Does the TSO need to reinvent itself? What is meant by reinvention? Rather a broad word I would say. Well I expect that the management tries very hard to plan programs that will attract sell out performances. The TSO works very hard at continually improving itself. Reinvention eventually means to go back to the beginning. The repertoire could be expanded to include more chamber music. But, it does not mean the TSO has to be degraded as a consequence. Of course the repertoire will shrink if the number of musicians is reduced. Please tell me, from which sections will the musicians be sacked? It isn’t as if the various sections are overwhelmed with large numbers of performers.

    Rationalisation of orchestras is taking place worldwide, but the countries where this is happening have dozens of orchestras (if not more)!

    We have one symphony orchestra in Tasmania, let’s keep it that way. I would much rather see my taxes support music and the arts, then buying war-making hardware. Notice how much money we ares pending on these helicopters?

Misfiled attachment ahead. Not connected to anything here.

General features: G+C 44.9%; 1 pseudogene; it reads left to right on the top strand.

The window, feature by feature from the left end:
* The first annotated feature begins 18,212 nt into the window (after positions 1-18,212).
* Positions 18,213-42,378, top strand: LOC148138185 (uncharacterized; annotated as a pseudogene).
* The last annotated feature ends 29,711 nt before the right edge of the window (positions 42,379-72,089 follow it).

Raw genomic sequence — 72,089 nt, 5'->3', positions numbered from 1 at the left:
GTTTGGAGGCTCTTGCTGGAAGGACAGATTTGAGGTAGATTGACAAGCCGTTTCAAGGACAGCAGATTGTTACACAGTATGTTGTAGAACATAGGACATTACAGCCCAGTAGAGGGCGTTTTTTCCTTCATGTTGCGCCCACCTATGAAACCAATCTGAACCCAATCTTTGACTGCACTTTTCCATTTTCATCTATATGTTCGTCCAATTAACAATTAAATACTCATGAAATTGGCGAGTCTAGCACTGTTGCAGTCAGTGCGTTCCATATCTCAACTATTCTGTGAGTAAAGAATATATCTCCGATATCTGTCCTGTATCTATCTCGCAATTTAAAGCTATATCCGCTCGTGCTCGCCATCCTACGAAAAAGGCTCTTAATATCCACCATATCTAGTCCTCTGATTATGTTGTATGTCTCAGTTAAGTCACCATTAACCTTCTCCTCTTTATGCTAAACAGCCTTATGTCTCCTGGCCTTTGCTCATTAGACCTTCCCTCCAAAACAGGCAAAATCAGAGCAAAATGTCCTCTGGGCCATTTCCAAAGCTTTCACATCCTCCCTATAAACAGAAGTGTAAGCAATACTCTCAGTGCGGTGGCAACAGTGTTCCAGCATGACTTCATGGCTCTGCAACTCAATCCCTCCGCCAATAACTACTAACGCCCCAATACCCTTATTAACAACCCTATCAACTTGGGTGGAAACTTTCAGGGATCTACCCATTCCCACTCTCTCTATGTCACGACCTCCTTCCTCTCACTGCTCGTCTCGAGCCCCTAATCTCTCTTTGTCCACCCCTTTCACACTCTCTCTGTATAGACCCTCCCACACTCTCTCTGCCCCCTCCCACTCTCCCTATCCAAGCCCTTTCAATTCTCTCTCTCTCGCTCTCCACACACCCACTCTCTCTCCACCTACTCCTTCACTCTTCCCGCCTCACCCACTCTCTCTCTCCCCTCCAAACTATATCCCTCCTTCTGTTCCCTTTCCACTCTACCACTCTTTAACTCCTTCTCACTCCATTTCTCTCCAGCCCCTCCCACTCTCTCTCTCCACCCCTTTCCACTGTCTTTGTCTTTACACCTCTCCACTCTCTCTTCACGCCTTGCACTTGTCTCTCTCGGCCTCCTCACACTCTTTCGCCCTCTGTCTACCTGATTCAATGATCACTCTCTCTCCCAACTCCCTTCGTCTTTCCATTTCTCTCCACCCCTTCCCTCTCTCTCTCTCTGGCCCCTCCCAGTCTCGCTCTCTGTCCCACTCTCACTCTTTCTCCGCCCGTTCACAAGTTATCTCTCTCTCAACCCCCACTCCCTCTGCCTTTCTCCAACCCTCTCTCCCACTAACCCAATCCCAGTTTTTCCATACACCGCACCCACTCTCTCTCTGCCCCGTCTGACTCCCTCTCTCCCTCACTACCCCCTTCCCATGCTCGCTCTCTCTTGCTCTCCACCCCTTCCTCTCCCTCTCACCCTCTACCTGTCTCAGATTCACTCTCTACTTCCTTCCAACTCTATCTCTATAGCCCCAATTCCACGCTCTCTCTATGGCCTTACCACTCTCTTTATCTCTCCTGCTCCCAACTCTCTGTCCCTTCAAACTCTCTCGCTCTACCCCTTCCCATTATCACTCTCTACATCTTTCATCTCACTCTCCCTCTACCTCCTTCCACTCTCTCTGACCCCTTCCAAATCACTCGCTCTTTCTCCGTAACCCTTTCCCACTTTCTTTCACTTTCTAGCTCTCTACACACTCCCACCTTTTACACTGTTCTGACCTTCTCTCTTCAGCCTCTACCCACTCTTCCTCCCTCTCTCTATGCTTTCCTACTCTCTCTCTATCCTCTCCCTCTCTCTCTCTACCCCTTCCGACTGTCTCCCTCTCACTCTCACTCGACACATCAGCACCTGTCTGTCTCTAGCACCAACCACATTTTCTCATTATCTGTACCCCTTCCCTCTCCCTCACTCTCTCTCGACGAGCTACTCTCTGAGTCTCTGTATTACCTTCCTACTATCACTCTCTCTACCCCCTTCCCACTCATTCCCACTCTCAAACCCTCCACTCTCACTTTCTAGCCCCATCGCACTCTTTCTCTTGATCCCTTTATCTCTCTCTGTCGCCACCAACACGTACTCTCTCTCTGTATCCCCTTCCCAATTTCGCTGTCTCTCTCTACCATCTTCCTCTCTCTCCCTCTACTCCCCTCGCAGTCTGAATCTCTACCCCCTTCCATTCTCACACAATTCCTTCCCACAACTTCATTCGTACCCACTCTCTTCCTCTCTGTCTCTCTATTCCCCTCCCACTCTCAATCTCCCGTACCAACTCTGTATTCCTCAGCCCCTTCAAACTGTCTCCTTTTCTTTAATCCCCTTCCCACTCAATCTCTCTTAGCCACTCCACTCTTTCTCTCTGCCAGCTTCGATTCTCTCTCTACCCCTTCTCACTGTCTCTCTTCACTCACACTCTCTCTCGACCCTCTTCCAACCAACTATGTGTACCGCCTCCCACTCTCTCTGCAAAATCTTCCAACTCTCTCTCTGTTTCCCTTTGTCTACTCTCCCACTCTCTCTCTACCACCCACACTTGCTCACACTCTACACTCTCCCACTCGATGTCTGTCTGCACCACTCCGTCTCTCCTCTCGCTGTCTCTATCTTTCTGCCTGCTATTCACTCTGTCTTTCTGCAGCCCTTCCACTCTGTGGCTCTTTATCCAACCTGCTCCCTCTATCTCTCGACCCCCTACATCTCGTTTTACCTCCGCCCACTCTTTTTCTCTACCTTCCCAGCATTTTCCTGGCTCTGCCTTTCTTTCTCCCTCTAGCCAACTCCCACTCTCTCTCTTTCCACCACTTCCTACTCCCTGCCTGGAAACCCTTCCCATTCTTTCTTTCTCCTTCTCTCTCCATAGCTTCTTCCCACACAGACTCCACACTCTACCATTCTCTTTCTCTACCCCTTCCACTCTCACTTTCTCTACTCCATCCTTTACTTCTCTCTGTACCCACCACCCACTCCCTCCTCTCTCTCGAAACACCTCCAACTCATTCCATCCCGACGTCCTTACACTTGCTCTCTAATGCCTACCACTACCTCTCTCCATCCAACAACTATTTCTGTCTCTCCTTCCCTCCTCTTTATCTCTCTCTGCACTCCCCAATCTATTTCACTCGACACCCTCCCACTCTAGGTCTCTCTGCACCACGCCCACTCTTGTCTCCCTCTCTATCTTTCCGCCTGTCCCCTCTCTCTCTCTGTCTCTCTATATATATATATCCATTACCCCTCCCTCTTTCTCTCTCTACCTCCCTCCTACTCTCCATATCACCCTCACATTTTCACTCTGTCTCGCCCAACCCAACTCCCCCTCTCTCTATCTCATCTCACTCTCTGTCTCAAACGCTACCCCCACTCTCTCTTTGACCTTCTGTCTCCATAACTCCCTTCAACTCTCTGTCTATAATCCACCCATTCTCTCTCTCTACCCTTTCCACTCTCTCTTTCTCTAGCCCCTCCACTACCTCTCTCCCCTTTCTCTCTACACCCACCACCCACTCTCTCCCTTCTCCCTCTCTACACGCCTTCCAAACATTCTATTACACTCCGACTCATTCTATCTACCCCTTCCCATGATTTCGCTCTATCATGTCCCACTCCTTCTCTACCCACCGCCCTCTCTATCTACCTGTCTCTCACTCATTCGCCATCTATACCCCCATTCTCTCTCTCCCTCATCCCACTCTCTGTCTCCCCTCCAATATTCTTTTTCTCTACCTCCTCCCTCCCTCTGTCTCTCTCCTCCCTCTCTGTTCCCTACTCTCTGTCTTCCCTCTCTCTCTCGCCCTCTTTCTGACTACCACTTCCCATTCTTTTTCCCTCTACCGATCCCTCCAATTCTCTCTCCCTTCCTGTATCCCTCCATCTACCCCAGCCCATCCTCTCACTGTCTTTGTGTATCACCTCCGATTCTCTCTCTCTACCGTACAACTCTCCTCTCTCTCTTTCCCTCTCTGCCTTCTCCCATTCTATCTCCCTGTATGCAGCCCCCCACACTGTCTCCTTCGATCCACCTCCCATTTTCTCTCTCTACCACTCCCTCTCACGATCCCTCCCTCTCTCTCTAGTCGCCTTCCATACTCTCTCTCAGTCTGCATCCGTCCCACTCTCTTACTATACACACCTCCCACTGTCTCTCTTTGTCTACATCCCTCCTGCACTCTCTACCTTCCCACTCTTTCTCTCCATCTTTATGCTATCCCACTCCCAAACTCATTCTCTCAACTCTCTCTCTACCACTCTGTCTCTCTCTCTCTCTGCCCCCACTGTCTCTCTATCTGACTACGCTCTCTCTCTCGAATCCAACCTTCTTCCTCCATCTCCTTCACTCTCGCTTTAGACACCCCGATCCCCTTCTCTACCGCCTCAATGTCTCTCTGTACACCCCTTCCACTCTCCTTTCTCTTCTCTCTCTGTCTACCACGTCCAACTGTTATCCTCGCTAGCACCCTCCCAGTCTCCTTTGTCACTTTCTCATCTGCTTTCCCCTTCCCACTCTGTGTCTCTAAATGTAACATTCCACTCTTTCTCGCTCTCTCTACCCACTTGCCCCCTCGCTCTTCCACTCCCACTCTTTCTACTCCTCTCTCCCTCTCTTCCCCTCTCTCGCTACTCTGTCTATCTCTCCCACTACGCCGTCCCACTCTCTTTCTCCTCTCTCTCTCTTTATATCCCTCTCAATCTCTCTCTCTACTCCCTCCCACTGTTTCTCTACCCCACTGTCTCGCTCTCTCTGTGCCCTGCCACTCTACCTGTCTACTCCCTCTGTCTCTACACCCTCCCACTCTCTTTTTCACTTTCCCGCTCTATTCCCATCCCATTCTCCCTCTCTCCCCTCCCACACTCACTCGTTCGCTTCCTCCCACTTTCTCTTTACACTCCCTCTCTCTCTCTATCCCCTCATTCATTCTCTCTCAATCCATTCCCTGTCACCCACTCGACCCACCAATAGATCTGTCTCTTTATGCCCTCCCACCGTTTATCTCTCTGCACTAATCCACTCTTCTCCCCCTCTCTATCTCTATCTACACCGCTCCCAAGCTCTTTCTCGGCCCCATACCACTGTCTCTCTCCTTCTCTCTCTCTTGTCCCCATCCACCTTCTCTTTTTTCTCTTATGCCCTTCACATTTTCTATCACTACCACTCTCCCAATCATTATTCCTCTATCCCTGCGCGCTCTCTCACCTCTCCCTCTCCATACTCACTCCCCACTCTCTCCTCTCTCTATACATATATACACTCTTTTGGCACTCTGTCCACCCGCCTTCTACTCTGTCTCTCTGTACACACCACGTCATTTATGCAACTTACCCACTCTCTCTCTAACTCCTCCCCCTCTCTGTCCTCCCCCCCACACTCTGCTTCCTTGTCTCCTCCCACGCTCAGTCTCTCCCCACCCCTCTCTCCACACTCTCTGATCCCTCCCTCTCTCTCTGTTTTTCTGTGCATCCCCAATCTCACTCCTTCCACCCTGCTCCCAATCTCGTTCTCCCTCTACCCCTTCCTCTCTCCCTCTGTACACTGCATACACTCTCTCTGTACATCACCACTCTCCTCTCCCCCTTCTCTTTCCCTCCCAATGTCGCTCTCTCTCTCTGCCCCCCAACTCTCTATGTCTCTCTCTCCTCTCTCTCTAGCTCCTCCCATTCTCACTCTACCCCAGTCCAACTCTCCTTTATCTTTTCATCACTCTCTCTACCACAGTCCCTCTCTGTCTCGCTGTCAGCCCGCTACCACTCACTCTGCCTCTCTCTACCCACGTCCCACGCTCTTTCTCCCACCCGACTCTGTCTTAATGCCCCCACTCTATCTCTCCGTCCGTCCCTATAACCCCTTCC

7. Andrew James

    March 19, 2005 at 4:08 am

    If Mr Barns was more careful in his research he might have realised that the TSO performance of Mahler’s fifth symphony in late 2004 was actually augmented by a considerable number of players from the Australian Youth Orchestra.

    This is a regular practice and will probably continue to happen for emergency replacement musicians in the future. If the government is willing to sack local musicians yet continue to import players from interstate how will that contribute to cultural life in Tasmania?

    Mr Barns may be aware of current small chamber orchestras challenging our perceptions of classical music performance, but he does not mention the huge number of state funded orchestras that exist in Europe. A long standing tradition.

    If Mr Barns is so concerned about the future of classical music in Tasmania, why doesn’t he advocate the continued funding of the TSO in addition to the creation of a small contemporary chamber orchestra? A cross-pollination between the two would surely increase and contemporise classical music in Tasmania.

    Think outside the square Greg!

  8. Jason Lovell

    March 18, 2005 at 6:12 am